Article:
Tuesday, September 24, 2013

Travel Tuesdays: Seals in Norfolk

selfie on the seal boat, August 28 2013; Norfolk, England

It's been a while since I shared our Norfolk honeymoon with you, hasn't it?  Sorry, dear readers.  We started with champagne on the beach a few weeks ago and then moved onto a history lesson at the royal residence of Sandringham and now it's time for a completely different adventure: seals!  Or, as Jon called them, Sea Charlies.  You'll understand why when you see the photos!

We woke up not quite early enough on Wednesday morning and, after a hastier-than-expected breakfast and a few snappish comments because we'd worked out the timings wrong, jumped onto the trusty Coasthopper bus for an hour's journey east along the coast.

We collected our tickets in the sweet little harbor town of Blakeney; the boat tour left from the next village down, so we made our way to the Coastal Path and set off for a half hour's walk through the marshes until we reached the quay.  (By the way, we ended up in Morston, which in the Domesday Book of 1086 is called Merstuna, meaning "farmstead by the marsh."  Don't you just love history?)  The clouds began to scud away as Jon and I wound our way along a slightly scary wooden dock, and my spirits lifted as we clambered into our little boat.

As we chugged along, the brilliant sunlight glittering on the water, we saw a falcon pursuing a tern through the sky - it was amazing!  We were all spellbound, waiting to see which bird would win, but, poetically, we lost them when they flew into the sun.  A few minutes later, we rounded a curve of coast and spotted the seals on Blakeney Point.

Norfolk is home to colonies of Common and Gray Seals, and there must have been a hundred of them sunning themselves on the sand and, as we approached, sliding through the water around our boat.  Common Seals have their young over the summer, so there were a few small ones amongst the crowd.  They were especially inquisitive - the bigger seals were friendly enough but seemed sort of blas√©, and the babies followed every pass of the boat.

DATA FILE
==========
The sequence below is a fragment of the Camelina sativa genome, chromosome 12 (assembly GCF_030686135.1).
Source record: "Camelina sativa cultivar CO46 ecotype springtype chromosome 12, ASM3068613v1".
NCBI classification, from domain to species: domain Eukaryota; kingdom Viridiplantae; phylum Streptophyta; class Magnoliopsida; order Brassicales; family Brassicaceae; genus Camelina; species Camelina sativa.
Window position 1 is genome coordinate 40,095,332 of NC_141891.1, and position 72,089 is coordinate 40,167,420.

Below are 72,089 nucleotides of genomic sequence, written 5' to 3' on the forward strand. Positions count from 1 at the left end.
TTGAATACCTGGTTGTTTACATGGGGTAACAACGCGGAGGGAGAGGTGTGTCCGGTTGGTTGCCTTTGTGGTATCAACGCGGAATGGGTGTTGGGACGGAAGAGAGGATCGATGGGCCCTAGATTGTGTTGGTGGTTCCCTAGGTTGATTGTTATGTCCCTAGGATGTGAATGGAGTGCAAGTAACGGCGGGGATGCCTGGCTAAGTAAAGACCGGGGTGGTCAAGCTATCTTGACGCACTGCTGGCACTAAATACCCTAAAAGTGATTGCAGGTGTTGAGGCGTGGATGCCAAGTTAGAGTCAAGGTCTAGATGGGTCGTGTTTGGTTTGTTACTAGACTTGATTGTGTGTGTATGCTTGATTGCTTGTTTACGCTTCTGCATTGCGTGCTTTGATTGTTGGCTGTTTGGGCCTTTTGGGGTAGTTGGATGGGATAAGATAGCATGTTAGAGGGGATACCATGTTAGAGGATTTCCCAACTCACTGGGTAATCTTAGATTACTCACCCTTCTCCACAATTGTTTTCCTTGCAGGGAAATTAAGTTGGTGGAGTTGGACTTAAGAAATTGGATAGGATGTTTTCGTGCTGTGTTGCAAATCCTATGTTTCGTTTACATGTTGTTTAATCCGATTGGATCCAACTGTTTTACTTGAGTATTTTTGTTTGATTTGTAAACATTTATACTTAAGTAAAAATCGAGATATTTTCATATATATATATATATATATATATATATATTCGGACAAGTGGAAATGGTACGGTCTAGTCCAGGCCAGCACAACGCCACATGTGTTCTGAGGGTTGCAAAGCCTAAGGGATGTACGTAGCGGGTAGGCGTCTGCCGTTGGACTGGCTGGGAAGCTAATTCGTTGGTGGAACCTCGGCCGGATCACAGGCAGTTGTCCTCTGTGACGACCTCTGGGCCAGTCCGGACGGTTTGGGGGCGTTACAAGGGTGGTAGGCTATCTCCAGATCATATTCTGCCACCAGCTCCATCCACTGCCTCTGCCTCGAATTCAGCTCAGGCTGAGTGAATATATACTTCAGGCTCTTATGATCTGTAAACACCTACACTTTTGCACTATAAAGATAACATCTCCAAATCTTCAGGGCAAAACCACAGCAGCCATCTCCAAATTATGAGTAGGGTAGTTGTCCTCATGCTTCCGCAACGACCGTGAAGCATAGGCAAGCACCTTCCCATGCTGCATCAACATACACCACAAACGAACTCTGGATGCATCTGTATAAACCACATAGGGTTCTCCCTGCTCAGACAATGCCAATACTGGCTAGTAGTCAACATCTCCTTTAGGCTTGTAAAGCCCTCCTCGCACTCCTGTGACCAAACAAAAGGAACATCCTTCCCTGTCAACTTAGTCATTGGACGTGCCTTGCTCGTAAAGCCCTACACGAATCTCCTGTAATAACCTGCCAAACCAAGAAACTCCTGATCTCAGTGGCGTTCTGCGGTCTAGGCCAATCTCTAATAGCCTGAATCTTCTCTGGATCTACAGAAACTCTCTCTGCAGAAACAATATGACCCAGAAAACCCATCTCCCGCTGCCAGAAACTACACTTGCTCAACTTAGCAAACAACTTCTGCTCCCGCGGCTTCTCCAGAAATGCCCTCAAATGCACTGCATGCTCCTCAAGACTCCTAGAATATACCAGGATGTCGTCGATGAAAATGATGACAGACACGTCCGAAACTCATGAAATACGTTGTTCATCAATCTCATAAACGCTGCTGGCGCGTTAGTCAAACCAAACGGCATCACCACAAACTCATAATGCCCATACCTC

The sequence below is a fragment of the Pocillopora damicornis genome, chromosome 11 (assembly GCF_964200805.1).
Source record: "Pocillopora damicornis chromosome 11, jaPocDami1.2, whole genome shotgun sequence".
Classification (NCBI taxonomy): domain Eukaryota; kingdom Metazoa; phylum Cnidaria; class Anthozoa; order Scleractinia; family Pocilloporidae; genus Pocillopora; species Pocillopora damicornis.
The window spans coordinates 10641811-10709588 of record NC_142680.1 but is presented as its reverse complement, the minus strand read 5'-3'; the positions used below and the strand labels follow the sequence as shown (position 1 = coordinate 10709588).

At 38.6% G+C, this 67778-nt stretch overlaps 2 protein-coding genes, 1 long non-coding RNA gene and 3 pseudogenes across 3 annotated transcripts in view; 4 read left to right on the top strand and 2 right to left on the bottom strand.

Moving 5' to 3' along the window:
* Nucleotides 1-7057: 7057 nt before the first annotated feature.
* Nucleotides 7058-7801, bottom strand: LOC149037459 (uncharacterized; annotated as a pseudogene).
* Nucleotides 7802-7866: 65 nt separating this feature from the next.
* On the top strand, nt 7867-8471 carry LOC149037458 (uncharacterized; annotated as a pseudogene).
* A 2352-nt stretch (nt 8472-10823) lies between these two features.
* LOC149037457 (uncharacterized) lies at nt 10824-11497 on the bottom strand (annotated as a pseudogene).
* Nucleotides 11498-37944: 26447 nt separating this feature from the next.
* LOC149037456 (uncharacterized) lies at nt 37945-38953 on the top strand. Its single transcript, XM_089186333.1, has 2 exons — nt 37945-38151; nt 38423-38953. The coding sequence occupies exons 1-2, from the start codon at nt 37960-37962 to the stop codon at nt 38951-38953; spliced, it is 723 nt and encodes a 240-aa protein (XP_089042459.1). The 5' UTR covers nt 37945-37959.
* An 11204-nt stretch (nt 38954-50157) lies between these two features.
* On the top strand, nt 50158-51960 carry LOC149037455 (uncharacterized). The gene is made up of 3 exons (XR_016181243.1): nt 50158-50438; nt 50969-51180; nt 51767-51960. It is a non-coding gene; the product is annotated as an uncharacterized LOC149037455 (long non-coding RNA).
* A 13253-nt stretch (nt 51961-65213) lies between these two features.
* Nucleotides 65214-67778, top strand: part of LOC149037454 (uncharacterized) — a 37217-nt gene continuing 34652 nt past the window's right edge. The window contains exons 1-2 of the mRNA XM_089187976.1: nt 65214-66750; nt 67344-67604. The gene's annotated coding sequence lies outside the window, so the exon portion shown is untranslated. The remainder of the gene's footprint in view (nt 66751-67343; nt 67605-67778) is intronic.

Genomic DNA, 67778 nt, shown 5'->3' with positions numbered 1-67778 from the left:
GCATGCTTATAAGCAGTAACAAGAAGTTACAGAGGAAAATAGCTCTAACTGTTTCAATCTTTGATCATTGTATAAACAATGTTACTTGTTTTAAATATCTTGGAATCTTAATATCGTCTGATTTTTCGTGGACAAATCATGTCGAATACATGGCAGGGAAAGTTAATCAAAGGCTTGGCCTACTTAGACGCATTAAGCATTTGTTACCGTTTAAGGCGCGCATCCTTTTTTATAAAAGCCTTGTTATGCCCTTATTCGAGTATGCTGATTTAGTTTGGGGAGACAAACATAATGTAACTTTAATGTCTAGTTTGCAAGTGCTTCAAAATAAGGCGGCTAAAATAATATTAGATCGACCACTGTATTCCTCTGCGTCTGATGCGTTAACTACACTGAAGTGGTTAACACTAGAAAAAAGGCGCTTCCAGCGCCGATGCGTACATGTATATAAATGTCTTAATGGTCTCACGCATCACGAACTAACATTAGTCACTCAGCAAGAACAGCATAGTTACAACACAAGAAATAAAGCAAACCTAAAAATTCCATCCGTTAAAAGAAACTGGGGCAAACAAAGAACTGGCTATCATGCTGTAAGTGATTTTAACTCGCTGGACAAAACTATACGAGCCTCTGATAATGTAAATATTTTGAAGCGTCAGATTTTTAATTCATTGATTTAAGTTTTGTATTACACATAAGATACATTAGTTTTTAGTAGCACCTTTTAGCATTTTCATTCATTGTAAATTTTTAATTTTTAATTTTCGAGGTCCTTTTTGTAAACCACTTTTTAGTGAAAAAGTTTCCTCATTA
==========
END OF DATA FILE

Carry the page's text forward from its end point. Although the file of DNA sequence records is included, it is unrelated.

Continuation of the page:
Seals are incredibly graceful in the water, but have you ever seen them move on land?  It's unbelievably ungainly.  They sort of hitch themselves forward, propelled by the weight of their bodies, hardly using their flippers at all.  When they roll over, they give this great heave and shift from the sheer strength of their torsos - effective but totally inelegant.  (Sea Charlies, right?  I think they might be distantly related.)  Off the land, though, they dance!  The water was very clear and we could see them slicing through alongside the boat, moving so quickly and cleanly.  We made a few passes back and forth along the main stretch where all the seals were and then, after about 20 minutes, made our way back to the dock.

It was such a beautiful morning and Jon and I were overcome by the sheer gloriousness of being together, so we decided to find the Coastal Path again and walk to the next village instead of getting back on the bus.  45 minutes, 2 and a bit miles, way too many photos, and several delicious handfuls of blackberries picked from the bushes along the pathway, and we arrived at Stiffkey.  Jon and I found a gorgeous medieval church as we explored while waiting for the bus - but no, that can be another post!  Let's focus on the seals and the scenery today, shall we?


  1. I woke up on Saturday yearning for the North Sea.

    And you two look crazy young in that picture! Sea air youthens you!

    Max has walrus-like movements. It's hilarious.

  2. Omigosh that picture of the blue sky and sea is just beautiful! Looks like you had a great day. :)

  3. New reader - as a Londoner married to an American (and someone who has, shamefully, never actually been to Norfolk - definitely on the to-do list now) I had to say I love your blog!


  4. Oops, sorry, that Guest comment was from me - just signed up for Disqus and having some issues!


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